part features so many clichés that I thought I was watching a
Bruckheimer production; Pacino’s well-traveled cop shows up into
what looks like the set of “Northern Exposure” and the first thing
out of her mouth is how excited she is to work with a big-city
detective. She naturally talks later in the film about being
anxious to do more than just bust college kids for drinking or
breaking up the occasional barroom brawl, so that she can start
working on cases that are “really exciting” at some point.
The casting of Williams is quite good here;
I love it when he dials it down to drama, and he is well-cast.
Nolan summed it up best after our viewing: “I needed someone that
would look out of place talking to someone like Pacino’s
character...and, Robin fit this very nicely.” Nolan also talked
about how well Williams played a “forgettable” human being; he is
just another guy in the crowd during “Insomnia”, not the raging
loudmouth from so many of his other films. Although he doesn’t have
many scenes, Williams plays the part well and leaves a strong
impression with you as a mostly-decent bad guy. Pacino has some
good moments here, but just as Nolan required, Pacino has played
this cop many, many times before and does nothing earth-shattering
with the part.
“Insomnia” is a good film...just not as
groundbreaking as “Memento”, or his first feature-length release,
“Following” (now on video). If you have seen either of his first
two films, try not to compare them to his newest work.
Comments? Drop me a line at
Bellview Rating System:
"Opening Weekend": This is
the highest rating a movie can receive. Reserved for movies that
exhibit the highest level of acting, plot, character development,
setting...or Salma Hayek. Not necessarily in that order.
"$X.XX Show": This price
changes each year due to the inflation of movie prices; currently,
it is the $9.50 Show. While not technically perfect, this is a
movie that will still entertain you at a very high level.
"Undercover Brother" falls into this category; it's no "Casablanca",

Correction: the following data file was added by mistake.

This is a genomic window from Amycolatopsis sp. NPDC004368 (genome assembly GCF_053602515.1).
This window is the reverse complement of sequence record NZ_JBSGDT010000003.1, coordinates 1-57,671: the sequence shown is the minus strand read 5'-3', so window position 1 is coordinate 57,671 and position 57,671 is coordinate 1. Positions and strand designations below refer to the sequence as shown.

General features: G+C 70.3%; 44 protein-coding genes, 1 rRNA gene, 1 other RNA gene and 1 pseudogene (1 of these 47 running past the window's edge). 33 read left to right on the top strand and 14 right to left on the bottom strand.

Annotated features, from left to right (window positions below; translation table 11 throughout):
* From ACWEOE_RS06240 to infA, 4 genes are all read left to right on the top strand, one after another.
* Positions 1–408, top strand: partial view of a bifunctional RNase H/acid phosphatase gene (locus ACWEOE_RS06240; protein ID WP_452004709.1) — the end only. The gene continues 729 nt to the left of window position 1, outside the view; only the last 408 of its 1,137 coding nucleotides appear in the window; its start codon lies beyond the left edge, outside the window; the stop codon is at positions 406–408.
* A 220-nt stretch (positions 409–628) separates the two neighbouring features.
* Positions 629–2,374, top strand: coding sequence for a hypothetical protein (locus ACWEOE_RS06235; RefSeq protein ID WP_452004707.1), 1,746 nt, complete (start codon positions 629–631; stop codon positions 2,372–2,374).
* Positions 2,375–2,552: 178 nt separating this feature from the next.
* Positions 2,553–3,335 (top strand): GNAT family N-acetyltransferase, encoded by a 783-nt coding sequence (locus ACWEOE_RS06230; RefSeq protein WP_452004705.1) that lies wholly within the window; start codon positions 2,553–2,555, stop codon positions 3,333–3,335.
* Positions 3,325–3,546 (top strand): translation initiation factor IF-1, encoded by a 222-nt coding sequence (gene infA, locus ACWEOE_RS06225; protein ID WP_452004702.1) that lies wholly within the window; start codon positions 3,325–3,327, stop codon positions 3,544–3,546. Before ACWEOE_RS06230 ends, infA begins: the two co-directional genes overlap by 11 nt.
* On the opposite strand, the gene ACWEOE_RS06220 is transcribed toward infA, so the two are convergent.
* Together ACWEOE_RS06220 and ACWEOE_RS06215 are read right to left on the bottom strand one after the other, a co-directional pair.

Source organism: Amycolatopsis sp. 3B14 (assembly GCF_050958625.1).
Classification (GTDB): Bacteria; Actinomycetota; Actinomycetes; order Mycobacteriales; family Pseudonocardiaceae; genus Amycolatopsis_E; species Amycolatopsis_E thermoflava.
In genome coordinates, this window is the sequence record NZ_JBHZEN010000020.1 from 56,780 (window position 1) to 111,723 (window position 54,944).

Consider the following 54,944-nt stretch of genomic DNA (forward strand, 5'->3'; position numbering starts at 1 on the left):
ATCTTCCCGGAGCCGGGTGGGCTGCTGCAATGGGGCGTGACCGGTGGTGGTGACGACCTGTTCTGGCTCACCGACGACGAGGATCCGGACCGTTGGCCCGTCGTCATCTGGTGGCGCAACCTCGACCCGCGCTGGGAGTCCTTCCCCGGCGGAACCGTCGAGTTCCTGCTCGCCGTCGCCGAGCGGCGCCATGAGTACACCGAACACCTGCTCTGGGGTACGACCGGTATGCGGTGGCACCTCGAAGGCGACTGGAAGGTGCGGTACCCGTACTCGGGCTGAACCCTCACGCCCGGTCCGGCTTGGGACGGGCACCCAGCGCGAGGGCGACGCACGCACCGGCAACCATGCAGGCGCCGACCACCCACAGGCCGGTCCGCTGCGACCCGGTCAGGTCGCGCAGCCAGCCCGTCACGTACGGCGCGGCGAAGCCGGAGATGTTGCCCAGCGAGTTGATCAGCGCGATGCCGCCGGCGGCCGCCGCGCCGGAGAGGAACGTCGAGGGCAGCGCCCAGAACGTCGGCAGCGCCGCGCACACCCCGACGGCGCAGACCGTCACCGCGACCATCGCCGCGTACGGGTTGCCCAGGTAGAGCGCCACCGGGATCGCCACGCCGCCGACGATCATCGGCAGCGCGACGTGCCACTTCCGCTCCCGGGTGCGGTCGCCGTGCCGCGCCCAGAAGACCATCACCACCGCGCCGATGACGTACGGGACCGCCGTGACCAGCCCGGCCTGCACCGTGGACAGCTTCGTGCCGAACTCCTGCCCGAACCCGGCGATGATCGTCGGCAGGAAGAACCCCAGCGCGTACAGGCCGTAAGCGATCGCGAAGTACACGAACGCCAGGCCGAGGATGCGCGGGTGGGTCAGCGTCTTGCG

but you'll have a great time watching. The $9.50 Show won't win any
Oscars, but you'll be quoting lines from the thing for ages (see
"Matinee": An average movie
that merits no more than a $6.50 viewing at your local theater.
Seeing it for less than $9.50 will make you feel a lot better about
yourself. A movie like "Blue Crush" fits this category; you leave
the theater saying "That wasn't too bad...man, did you see that
Lakers game last night?"
"Rental": This rating
indicates a movie that you see in the previews and say to your
friend, "I'll be sure to miss that one." Mostly forgettable, you
couldn't lose too much by going to Hollywood Video and paying $3 to
watch it with your sig other, but you would only do that if the
video store was out of copies of "Ronin." If you can, see this
movie for free. This is what your TV Guide would give "one and a
"Hard Vice": This rating is
the bottom of the barrel. A movie that only six other human beings
have witnessed, this is the worst movie I have ever seen. A Shannon
Tweed "thriller," it is so bad as to be funny during almost every
one of its 84 minutes, and includes the worst ending ever put into a
movie. Marginally worse than "Cabin Boy", "The Avengers" or
"Leonard, Part 6", this rating means that you should avoid this
movie at all costs, or no costs, EVEN IF YOU CAN SEE IT FOR FREE!
(Warning: strong profanity will be used in all reviews of "Hard